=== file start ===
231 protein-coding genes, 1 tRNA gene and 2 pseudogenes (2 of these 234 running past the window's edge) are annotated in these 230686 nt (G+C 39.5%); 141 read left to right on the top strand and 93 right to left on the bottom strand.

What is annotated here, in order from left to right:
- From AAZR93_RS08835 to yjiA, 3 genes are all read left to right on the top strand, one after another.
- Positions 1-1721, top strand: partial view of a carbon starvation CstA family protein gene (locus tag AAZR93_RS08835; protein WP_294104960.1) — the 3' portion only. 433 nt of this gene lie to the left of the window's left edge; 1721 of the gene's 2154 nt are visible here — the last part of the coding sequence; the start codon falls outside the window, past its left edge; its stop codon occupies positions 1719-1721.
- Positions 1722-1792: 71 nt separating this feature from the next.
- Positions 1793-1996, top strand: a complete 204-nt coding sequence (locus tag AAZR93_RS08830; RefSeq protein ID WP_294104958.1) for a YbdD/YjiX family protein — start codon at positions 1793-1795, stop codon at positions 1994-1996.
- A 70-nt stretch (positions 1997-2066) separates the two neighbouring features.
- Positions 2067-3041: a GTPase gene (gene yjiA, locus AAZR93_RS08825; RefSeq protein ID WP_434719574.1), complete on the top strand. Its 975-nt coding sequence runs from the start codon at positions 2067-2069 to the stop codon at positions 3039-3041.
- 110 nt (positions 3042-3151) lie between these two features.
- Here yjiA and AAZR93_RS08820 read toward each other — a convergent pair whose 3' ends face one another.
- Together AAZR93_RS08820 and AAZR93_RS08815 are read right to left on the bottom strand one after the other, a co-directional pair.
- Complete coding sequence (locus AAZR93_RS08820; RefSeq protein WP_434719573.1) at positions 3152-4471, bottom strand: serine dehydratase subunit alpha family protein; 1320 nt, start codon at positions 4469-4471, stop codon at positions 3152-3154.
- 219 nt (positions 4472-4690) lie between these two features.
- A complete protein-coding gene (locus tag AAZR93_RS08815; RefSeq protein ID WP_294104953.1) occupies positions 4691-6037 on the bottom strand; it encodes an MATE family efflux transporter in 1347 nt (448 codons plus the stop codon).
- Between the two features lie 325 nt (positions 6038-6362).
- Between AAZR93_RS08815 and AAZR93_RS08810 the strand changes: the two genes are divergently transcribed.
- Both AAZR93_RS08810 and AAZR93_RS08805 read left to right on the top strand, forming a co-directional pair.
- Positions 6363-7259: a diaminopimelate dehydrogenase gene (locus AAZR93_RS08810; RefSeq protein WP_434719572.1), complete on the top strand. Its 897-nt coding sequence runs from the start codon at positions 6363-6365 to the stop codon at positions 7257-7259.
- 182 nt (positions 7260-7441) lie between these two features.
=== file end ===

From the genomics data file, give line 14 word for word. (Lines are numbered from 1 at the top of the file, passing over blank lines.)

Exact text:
- A complete protein-coding gene (locus tag AAZR93_RS08815; RefSeq protein ID WP_294104953.1) occupies positions 4691-6037 on the bottom strand; it encodes an MATE family efflux transporter in 1347 nt (448 codons plus the stop codon).